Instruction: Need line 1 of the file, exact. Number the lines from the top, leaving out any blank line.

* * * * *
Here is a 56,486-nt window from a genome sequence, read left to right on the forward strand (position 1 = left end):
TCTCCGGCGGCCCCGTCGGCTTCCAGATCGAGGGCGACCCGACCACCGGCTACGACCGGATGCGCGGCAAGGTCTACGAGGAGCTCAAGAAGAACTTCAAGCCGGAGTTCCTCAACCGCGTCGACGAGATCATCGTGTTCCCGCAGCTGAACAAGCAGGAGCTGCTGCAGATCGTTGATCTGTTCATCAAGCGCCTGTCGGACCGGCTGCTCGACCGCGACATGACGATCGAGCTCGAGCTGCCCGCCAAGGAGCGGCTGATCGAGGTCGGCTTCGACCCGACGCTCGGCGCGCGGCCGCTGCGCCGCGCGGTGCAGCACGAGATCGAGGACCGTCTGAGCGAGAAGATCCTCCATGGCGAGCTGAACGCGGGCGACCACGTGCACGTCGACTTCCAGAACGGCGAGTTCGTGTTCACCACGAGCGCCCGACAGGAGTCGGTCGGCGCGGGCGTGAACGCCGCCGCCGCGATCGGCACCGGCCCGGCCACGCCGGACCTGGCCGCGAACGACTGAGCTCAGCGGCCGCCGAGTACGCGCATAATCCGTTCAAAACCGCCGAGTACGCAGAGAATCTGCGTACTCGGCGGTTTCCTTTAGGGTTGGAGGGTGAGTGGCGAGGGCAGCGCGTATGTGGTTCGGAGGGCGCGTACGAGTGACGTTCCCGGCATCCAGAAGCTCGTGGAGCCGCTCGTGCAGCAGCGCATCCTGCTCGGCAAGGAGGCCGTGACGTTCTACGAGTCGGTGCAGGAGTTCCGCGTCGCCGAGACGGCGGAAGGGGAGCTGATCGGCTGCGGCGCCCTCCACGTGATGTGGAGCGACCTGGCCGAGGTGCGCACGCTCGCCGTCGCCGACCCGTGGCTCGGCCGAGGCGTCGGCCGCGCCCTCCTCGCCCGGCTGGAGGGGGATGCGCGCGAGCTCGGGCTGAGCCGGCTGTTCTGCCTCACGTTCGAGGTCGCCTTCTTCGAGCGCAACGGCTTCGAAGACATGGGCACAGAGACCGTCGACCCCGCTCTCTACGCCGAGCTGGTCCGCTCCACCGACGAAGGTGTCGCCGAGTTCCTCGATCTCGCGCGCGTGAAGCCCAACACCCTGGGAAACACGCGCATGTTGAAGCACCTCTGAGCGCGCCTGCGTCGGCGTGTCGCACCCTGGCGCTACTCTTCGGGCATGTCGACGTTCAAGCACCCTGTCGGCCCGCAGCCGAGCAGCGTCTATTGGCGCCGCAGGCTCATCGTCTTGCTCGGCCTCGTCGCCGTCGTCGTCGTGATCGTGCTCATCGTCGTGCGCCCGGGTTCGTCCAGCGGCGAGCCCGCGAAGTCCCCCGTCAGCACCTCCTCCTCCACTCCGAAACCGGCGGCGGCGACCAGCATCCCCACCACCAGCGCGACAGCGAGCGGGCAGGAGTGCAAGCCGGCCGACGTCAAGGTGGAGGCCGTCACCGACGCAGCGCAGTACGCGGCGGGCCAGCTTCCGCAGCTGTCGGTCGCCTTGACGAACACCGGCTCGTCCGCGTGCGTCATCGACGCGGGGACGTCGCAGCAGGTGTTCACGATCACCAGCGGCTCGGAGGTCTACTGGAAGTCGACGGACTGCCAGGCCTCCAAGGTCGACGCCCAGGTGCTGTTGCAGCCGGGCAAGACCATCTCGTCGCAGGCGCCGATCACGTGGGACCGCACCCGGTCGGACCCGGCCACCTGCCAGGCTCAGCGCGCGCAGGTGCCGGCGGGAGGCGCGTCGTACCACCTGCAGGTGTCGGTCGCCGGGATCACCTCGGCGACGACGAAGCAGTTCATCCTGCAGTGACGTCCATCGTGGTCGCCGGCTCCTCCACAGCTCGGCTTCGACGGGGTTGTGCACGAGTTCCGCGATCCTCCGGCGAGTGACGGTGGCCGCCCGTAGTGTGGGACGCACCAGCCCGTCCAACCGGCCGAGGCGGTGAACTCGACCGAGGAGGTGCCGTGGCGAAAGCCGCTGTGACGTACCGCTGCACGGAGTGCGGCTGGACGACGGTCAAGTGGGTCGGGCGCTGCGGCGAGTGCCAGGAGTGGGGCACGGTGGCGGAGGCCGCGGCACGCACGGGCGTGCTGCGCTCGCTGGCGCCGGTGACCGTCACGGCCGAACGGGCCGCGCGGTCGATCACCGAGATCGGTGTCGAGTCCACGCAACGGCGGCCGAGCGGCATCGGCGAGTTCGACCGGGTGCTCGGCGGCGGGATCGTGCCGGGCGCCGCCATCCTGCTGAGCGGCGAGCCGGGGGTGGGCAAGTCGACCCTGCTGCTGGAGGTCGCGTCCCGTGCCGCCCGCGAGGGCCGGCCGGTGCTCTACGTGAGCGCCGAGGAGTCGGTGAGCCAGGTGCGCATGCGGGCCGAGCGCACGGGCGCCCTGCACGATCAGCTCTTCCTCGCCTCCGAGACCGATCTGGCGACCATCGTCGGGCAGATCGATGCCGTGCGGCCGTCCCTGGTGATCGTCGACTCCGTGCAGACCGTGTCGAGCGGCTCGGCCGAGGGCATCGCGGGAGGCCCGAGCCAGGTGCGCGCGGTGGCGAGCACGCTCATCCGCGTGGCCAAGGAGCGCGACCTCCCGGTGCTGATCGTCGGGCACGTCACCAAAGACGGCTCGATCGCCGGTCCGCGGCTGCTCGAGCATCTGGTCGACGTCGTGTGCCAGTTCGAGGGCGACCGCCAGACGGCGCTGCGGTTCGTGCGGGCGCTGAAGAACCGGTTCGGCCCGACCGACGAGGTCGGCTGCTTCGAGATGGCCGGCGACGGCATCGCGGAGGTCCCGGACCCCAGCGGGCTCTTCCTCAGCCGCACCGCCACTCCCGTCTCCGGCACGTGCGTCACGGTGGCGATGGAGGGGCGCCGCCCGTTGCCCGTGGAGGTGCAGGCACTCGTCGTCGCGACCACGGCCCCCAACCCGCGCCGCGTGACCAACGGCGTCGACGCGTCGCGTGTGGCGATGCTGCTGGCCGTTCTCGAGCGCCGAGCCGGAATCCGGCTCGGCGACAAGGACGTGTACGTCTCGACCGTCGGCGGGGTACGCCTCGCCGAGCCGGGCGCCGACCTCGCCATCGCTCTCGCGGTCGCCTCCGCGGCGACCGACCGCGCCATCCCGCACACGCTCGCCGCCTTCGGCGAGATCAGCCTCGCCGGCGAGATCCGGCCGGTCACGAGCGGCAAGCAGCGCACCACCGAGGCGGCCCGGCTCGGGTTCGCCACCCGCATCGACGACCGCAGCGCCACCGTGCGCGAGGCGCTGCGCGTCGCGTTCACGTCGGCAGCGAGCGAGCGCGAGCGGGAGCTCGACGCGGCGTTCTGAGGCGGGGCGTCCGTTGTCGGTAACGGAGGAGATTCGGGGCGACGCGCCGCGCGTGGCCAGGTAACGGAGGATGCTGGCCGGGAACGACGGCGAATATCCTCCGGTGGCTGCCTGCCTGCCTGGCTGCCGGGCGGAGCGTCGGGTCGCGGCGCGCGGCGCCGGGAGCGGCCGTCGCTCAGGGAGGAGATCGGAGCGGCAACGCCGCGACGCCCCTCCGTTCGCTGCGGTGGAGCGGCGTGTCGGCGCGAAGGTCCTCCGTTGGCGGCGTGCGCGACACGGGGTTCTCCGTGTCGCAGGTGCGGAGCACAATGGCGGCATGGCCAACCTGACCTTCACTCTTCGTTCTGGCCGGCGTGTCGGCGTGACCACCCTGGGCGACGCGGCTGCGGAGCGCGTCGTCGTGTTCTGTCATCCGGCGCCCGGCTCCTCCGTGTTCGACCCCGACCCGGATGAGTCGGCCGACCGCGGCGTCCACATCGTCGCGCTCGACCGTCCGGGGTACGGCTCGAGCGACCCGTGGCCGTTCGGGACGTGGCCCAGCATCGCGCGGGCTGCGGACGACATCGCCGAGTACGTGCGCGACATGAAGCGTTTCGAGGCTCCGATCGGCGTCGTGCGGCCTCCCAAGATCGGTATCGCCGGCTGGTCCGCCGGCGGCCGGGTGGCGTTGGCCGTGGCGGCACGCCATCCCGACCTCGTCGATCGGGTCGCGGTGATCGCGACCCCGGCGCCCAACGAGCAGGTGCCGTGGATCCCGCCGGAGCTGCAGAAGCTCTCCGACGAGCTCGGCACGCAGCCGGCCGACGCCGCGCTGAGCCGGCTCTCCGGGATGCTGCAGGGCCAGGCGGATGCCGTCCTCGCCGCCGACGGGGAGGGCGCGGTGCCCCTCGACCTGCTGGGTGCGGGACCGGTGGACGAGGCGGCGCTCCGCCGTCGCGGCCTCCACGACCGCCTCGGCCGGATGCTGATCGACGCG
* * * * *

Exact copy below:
Here is a 56,486-nt window from a genome sequence, read left to right on the forward strand (position 1 = left end):